In the Shadow of the Shaman Review

In the shadow of the shaman

So… you’re holding a copy of In the Shadow of the Shaman in your hands. How do you, as a reader, use it to help you progress on your own path? The author encourages the reader to develop a highly personalised spiritual system by adapting the parts of this book that work well for the reader into daily life. Wolfe’s primary concern is passing along the information that benefitted her and she delivers – this book is filled with helpful information for beginner and intermediate pagans.

That being said, this book requires a lot of self-work.

While the book is only a little over 350 pages long, it is packed full of rituals, meditations, instructional/reference charts, exercises for self-reflection, personal anecdotes, and spiritual guidance. Determining what works best for the reader will ultimately involve participating and engaging with the material in the book.

Here is just a small sample of what’s included:

  • Learning to recognise imagery in guided meditations
  • Energy clearing
  • Dream walking
  • Working with energies and spirits of inanimate but natural objects (stones, trees, leaves)
  • Tending to plants according to the moon and sun
  • Creating a sacred staff or walking stick
  • Techniques for clearing your mind
  • Guided meditations for every season and solstice

Readers already following a path of nature spirituality or witchcraft might find some of the material to be a refresher, but In the Shadow of the Shaman can provide an almost overwhelming number of resources for an interested and disciplined beginner.

In the Shadow of the Shaman is a little bit deceptive in that the term shaman is used rather loosely to draw the focus to a single practioner working a form of nature spirituality or witchcraft; Wolfe does not attempt to recreate any forms of traditional shamanism. The book blends together New Age traditions like chakra work and power animal totems with Celtic, Wiccan and Seneca Nation influences. At times, this blend of influences can be chaotic and frustrating – especially for readers who may not feel a connection to this particular blend of traditions.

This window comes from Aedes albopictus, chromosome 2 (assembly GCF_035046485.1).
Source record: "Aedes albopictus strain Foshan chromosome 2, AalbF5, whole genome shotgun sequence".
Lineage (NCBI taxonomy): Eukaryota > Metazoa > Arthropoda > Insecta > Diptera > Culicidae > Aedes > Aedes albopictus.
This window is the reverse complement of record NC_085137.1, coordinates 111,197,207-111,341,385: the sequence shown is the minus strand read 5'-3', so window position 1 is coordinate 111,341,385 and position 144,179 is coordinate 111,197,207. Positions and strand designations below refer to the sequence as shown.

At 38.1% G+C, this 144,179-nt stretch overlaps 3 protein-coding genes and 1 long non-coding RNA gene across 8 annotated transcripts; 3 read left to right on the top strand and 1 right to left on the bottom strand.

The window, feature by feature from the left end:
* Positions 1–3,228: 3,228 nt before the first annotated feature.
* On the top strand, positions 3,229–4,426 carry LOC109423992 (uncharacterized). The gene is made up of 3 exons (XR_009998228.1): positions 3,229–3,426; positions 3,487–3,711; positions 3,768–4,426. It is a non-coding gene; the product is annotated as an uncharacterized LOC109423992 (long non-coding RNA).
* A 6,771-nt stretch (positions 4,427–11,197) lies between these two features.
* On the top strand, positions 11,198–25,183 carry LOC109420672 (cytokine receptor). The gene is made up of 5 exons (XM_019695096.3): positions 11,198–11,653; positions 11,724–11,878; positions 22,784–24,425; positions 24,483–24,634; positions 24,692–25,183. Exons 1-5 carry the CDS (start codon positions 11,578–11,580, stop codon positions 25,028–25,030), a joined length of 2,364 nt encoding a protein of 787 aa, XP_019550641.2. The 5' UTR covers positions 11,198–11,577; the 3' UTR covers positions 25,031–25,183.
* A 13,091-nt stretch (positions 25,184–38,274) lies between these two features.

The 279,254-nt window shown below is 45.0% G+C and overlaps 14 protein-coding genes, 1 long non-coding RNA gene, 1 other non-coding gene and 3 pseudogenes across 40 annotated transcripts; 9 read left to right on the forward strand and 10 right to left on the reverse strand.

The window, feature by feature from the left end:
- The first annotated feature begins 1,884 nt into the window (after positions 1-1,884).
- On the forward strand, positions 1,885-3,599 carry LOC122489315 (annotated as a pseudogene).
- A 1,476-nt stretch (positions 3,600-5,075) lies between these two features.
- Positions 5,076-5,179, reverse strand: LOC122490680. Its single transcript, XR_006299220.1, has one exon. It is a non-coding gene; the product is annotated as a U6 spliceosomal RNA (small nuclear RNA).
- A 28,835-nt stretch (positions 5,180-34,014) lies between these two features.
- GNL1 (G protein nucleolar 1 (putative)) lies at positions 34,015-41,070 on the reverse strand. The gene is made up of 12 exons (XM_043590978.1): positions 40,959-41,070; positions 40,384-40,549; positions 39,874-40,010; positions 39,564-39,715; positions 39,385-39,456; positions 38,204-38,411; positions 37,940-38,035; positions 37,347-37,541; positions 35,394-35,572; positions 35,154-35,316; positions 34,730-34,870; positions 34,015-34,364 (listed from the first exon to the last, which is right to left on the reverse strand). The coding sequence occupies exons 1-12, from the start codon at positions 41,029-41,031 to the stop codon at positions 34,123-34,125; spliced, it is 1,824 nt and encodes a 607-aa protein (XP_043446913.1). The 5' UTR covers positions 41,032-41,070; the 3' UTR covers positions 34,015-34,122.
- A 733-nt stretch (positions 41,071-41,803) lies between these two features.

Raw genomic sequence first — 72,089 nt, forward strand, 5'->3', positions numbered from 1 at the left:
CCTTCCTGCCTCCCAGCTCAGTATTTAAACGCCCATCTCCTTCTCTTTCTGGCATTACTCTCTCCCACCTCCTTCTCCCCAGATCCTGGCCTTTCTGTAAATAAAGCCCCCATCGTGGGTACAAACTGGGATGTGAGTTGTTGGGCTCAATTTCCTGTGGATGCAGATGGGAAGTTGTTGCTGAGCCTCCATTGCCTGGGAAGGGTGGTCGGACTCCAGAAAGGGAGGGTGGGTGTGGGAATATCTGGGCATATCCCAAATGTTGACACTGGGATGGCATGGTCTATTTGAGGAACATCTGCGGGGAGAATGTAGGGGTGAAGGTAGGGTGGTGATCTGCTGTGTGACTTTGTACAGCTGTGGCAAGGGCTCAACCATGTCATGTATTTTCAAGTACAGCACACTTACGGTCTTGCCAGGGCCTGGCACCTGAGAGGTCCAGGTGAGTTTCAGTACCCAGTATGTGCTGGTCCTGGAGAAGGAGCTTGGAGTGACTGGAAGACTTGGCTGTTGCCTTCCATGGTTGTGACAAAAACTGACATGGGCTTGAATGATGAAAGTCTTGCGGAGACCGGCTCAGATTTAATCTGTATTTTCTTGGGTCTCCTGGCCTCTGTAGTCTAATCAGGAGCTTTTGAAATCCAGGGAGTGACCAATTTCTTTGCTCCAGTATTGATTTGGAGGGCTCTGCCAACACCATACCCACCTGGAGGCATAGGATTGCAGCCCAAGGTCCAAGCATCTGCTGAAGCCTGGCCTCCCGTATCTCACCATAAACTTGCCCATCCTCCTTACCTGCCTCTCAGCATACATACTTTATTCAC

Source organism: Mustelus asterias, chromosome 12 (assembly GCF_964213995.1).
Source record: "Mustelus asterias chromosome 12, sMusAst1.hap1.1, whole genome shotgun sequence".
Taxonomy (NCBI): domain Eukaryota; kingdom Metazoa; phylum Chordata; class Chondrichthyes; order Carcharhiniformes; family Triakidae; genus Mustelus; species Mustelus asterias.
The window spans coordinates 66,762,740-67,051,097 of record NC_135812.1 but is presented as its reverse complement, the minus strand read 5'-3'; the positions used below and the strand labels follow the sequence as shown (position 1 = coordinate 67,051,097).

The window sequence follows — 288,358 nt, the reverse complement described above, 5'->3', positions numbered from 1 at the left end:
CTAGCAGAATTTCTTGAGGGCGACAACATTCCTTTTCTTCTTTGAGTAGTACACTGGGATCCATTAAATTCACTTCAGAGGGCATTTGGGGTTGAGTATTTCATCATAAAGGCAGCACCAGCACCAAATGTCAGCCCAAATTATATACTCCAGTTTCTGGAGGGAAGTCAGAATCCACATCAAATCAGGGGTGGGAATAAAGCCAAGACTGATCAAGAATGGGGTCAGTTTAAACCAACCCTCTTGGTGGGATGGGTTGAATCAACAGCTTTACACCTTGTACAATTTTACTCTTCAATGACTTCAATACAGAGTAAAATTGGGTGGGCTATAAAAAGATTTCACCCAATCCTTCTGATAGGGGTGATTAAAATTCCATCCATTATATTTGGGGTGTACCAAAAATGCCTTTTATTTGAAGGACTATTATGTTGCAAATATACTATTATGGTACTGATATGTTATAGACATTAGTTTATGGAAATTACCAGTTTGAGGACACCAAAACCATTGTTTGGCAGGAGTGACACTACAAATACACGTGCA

While Wolfe has a nurturing and kind way of presenting information to the reader, the first-person accounts of her experiences  can come across as melodramatic and flashy. The reader might find it challenging to suspend disbelief following some of these segments, but the ultimate value of the remaining material makes it worth it to keep moving forward.

In the Shadow of the Shaman works best when completed cover-to-cover, but Wolfe presents the information in such a compact and tidy way that the reader can set the book to one side and come back to it as needed. Each section builds upon the work of the previous chapter so, while it is possible to read ahead, it is more beneficial to complete each task in order. The reader who keeps a journal or a book of shadows will benefit considerably more from this book.  In the Shadow of the Shaman complements other books blending Nature Spirituality and witchcraft like Ted Andrew’s Animal Wise, Lupa Greenwolf’s DIY Totemism, and Mike William’s Follow the Shaman’s Call.

In the Shadow of the Shaman is written by Amber Wolfe and published by Llewellyn Worldwide. Visit your local library, support your favorite bookstore, or find a copy on Amazon.


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